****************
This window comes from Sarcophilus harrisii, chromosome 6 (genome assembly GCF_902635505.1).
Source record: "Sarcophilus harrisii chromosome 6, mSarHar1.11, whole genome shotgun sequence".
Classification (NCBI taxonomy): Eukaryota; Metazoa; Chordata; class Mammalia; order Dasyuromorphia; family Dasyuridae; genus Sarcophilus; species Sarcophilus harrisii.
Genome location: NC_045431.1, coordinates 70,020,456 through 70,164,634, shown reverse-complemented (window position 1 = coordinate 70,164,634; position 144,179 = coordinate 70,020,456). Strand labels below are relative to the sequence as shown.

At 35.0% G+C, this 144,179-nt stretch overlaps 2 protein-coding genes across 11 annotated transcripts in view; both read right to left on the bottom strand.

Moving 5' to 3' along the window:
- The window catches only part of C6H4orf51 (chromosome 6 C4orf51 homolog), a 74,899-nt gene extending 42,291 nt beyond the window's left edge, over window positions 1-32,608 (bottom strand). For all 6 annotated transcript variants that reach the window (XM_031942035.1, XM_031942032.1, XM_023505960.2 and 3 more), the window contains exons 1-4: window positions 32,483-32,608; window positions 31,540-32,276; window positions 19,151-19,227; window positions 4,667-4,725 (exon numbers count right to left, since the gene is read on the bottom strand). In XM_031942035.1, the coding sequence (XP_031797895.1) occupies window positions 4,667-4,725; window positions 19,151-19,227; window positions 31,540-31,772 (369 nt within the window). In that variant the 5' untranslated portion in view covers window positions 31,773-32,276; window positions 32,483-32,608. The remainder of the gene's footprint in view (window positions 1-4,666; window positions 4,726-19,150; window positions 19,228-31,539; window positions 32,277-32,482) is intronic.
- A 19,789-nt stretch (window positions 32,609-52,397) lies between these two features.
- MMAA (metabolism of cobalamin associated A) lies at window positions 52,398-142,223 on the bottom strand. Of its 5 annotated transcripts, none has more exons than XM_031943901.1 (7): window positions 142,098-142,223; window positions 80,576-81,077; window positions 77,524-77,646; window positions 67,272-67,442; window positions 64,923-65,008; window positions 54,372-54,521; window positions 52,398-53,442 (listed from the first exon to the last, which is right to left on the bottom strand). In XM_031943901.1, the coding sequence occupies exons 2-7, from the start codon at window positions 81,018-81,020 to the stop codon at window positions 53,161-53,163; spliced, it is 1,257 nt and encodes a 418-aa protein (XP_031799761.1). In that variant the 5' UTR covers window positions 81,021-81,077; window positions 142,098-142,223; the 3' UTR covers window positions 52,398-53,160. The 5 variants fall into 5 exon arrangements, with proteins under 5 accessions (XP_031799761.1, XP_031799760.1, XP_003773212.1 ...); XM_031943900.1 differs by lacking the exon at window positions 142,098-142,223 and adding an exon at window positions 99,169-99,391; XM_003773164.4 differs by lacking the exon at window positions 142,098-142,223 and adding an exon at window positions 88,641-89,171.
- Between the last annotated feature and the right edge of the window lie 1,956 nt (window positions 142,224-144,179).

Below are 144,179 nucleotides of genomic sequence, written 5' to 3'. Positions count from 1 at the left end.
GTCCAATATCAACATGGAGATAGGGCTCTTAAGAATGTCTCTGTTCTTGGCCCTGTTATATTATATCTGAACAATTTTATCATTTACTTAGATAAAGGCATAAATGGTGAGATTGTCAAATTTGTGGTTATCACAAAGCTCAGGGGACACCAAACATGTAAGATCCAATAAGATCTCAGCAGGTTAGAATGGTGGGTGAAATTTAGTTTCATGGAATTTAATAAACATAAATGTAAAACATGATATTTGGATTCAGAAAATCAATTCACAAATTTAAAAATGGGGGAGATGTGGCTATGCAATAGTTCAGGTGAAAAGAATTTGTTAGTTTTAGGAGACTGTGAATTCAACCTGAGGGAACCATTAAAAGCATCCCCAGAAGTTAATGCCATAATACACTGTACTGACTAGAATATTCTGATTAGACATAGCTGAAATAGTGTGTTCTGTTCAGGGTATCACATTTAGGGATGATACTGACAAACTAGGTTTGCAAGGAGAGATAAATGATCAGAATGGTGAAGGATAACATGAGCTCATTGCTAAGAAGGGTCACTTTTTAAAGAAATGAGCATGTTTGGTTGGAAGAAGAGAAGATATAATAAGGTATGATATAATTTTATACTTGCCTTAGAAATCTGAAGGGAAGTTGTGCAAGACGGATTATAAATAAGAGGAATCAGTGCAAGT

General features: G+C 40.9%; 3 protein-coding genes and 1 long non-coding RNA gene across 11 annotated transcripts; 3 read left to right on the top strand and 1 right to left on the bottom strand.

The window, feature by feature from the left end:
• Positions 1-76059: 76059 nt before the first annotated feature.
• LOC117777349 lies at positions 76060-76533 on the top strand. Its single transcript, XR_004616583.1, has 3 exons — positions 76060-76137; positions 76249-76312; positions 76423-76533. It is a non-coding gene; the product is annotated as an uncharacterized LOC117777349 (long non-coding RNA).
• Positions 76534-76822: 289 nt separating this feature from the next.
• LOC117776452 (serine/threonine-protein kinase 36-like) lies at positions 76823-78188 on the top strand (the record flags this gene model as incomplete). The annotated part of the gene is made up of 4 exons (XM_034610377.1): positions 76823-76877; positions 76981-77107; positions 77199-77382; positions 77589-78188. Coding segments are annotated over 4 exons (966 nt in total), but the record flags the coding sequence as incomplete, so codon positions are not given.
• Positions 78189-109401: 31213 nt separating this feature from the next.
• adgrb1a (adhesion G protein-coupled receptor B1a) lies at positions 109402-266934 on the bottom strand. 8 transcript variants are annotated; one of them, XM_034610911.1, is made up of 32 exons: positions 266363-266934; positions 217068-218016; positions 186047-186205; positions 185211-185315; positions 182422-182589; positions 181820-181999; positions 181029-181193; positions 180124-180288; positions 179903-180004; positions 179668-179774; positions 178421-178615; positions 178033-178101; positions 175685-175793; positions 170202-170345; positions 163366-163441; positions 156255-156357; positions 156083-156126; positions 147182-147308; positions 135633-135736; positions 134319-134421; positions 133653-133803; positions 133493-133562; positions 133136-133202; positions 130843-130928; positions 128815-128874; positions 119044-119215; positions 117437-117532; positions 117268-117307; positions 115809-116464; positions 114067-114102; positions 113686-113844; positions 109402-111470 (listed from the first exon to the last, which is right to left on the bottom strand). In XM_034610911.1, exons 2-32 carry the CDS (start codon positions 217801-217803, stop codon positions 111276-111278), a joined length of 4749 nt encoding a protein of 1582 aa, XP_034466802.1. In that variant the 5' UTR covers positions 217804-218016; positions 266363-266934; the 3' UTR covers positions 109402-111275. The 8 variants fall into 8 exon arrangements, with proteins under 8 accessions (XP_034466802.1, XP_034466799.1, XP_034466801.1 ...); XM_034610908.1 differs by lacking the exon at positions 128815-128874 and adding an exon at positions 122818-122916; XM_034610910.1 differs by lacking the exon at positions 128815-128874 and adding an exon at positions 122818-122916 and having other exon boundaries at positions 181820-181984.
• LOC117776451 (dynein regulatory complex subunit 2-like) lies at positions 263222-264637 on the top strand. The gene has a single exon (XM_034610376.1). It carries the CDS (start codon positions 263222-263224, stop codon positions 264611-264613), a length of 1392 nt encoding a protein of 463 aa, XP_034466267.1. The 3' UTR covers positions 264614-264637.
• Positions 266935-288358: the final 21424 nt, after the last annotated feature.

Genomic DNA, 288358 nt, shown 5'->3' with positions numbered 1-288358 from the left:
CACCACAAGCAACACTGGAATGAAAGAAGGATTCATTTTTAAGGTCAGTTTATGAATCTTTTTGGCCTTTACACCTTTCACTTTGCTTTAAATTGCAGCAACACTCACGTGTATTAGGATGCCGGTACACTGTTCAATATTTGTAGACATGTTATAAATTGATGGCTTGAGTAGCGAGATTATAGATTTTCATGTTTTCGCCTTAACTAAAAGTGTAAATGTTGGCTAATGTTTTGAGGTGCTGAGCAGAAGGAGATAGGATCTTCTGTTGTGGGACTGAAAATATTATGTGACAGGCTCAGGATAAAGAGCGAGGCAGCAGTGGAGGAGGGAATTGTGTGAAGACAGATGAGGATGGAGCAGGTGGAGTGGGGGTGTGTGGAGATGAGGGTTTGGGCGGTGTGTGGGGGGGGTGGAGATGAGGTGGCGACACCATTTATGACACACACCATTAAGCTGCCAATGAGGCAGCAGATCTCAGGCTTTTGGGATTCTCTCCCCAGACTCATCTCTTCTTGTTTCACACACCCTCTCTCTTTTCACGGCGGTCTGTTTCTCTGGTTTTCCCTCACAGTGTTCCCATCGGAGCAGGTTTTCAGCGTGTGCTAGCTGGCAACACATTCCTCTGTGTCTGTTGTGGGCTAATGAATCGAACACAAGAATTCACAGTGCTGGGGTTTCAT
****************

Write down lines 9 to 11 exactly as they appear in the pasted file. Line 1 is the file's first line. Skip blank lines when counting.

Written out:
- MMAA (metabolism of cobalamin associated A) lies at window positions 52,398-142,223 on the bottom strand. Of its 5 annotated transcripts, none has more exons than XM_031943901.1 (7): window positions 142,098-142,223; window positions 80,576-81,077; window positions 77,524-77,646; window positions 67,272-67,442; window positions 64,923-65,008; window positions 54,372-54,521; window positions 52,398-53,442 (listed from the first exon to the last, which is right to left on the bottom strand). In XM_031943901.1, the coding sequence occupies exons 2-7, from the start codon at window positions 81,018-81,020 to the stop codon at window positions 53,161-53,163; spliced, it is 1,257 nt and encodes a 418-aa protein (XP_031799761.1). In that variant the 5' UTR covers window positions 81,021-81,077; window positions 142,098-142,223; the 3' UTR covers window positions 52,398-53,160. The 5 variants fall into 5 exon arrangements, with proteins under 5 accessions (XP_031799761.1, XP_031799760.1, XP_003773212.1 ...); XM_031943900.1 differs by lacking the exon at window positions 142,098-142,223 and adding an exon at window positions 99,169-99,391; XM_003773164.4 differs by lacking the exon at window positions 142,098-142,223 and adding an exon at window positions 88,641-89,171.
- Between the last annotated feature and the right edge of the window lie 1,956 nt (window positions 142,224-144,179).

Below are 144,179 nucleotides of genomic sequence, written 5' to 3'. Positions count from 1 at the left end.